How Is Toronto-Dominion Bank (USA) (TD) Positioned in the Canadian Banking Sector?

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Since 1790, the American bank Bank of Montreal (USA) (NYSE:BMO)ing system has experienced sixteen different financial crises, in contrast, the Canadian banking system has experienced none so far. This makes a big statement to potential investors about the stability of the Canadian financial system over the tumultuous American banking system.

The recent subprime crisis, which led to a global economic meltdown eventually resulted in heavy losses for American banks, and ultimately the collapse of Lehman Brothers as well as many other smaller banks. Nonetheless, the Canadian banks weathered the storm extremely successfully. It is noteworthy that the Canadian financial system exhibited its sparkling ability to manage money, which was even acknowledged by U.S President Barack Obama.

Robust fundamentals

Toronto-Dominion Bank (USA) (NYSE:TD)

Toronto-Dominion Bank (USA) (NYSE:TD) is a Canadian multinational financial services corporation headquartered in Toronto. It is the Sixth largest bank in North America by market capitalization, and second largest bank by assets amongst its Canadian Peers.

The bank, with its carefully designed segment portfolio, has demonstrated consistent growth over the past five years, with adjusted earnings and earnings per share growing at a CAGR of 11% and 5% respectively.The total shareholder return has exhibited a CAGR of 10% during the past ten years.

In addition, the bank has a history of consistent dividend payouts, with an 11% annual growth in dividends of over the past twenty years. The second quarter results were solid, with earnings from retail business amounting to $1.6 billion, taking the total earnings of the bank to an impressive $ 1.8 billion, a 6% Year-on-Year growth.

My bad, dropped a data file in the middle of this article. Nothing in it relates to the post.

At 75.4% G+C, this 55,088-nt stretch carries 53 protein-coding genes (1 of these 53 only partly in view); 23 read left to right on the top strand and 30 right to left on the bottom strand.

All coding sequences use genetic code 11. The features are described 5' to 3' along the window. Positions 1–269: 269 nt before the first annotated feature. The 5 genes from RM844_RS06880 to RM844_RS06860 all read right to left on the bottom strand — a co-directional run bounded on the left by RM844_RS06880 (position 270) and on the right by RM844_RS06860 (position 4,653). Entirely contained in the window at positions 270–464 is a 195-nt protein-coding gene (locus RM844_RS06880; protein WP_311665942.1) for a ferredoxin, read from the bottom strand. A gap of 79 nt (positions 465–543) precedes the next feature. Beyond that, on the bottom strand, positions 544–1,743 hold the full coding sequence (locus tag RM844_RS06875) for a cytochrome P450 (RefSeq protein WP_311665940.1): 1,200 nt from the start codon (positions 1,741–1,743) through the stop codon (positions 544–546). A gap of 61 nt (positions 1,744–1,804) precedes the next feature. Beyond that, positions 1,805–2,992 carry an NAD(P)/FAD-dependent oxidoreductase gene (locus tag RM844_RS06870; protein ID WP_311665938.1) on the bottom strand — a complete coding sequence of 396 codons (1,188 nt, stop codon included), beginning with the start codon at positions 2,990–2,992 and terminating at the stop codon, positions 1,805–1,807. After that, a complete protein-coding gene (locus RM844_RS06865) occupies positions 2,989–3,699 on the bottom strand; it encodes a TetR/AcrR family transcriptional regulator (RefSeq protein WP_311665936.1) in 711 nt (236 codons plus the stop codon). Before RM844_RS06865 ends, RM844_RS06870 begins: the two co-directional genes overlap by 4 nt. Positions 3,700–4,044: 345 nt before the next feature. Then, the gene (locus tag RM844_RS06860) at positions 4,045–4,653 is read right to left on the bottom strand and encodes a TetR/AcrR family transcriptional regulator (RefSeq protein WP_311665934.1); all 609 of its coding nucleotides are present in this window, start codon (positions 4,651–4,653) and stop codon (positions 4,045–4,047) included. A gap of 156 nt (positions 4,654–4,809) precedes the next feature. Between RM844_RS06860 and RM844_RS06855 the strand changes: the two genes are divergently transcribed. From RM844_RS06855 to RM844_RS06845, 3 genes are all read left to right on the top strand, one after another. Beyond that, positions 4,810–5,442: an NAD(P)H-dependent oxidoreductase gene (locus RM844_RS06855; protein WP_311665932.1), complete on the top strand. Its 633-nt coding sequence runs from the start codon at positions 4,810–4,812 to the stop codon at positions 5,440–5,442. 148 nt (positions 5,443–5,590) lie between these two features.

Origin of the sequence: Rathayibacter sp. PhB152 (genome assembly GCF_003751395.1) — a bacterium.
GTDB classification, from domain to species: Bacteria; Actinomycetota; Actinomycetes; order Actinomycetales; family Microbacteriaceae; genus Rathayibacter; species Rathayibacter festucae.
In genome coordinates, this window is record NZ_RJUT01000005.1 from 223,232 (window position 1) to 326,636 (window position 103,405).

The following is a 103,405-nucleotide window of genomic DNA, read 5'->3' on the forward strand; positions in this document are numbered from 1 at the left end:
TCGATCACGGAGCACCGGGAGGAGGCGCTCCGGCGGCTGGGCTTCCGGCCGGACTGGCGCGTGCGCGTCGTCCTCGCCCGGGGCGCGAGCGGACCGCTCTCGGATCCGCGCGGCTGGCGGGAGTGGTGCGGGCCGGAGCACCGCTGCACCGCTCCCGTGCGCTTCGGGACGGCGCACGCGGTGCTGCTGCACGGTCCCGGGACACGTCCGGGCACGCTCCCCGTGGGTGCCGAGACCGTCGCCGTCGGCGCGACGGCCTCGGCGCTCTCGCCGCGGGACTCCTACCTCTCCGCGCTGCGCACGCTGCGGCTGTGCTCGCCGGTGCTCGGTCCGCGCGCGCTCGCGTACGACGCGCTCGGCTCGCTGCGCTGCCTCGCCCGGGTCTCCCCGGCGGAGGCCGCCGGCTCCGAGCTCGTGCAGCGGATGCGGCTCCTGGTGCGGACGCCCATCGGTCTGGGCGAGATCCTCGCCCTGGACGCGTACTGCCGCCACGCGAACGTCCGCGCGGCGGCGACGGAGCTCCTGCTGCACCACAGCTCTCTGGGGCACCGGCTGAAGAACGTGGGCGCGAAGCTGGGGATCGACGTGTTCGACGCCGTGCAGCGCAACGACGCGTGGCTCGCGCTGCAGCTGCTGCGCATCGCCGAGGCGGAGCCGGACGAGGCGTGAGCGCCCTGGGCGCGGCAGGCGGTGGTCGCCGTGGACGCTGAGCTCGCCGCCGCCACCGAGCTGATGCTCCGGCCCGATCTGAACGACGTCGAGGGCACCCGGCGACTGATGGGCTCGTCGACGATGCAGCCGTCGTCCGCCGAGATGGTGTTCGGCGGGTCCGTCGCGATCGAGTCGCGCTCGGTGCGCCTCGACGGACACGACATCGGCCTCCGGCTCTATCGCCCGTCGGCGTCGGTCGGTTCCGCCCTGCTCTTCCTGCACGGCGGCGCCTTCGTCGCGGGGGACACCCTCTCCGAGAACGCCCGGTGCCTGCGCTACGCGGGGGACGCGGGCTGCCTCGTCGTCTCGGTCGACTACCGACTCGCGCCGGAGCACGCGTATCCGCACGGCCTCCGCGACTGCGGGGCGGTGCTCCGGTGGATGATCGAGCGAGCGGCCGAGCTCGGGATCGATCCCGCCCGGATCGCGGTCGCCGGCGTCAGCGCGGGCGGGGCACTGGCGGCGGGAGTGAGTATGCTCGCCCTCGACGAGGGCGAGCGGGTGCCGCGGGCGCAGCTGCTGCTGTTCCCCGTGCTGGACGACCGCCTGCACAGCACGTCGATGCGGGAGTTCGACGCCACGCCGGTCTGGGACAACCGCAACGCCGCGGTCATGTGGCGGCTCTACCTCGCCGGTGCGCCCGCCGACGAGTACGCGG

It should be noted by potential investors that BASEL III norms essentially deals with strengthening the banks financial system by pressing standards for Capital adequacy, stress testing, and market liquidity risk. The BASEL III common equity Tier 1 ratio stands at 7%, whereas Toronto Dominion’s ratio stands at around 8.8%, which further underpins the financial strength of the institution.

Strategic acquisitions to expand footprint

Moving further, the bank has made several initiatives in order to expand its base in the US. Toronto-Dominion Bank (USA) (NYSE:TD) recently closed its acquisition of U.S.-based Epoch Holding, and its fully owned subsidiary Epoch Investment Partners, for a mammoth $669 million in cash. The closure of this deal reinforces the company’s strategy to expand its footprint in the U.S. wealth management sector.

Toronto-Dominion Bank (USA) (NYSE:TD) further acquired the credit card portfolio from Target Corporation (NYSE:TGT) for a whopping $5.9 billion, by entering into a seven-year agreement which makes it an exclusive issuer of Target Corporation (NYSE:TGT)-branded Visa and private label consumer credit cards to its U.S. consumers.

Such acquisitions vividly exhibit Toronto-Dominion Bank (USA) (NYSE:TD)’s approach towards establishing its name in the U.S. market.

Competitive landscape of Canadian banks

Toronto-Dominion Bank (USA) (NYSE:TD) has several competitors in the banking sector, however, its main competitors are Royal Bank of Canada (NYSE:RY), The Bank of Nova Scotia (USA) (NYSE:BNS) and Bank of Montreal (USA) (NYSE:BMO)

Royal Bank of Canada (NYSE:RY), commonly called RBC, is the largest bank in Canada with a market capitalization of $87 billion. During the second quarter of 2013, the company posted an adjusted net income of $1.97 billion, which is a 13% year-on-year increase. The growth reported in the net income was predominantly due to robust performance in all business segments and an overall optimism in the Canadian market.

Furthermore, by reporting an all-in capital equity tier I ratio of 9%, which is significantly above the minimum requirements pronounced by the BASEL III norms, the bank has clearly showcased its financial stability.

Royal Bank of Canada (NYSE:RY) is fairly active with its M&A strategy, as it recently acquired Ally Financial’s Canadian unit for $3.7 billion, which will bolster the company to a leadership position in the Canadian automotive finance segment.

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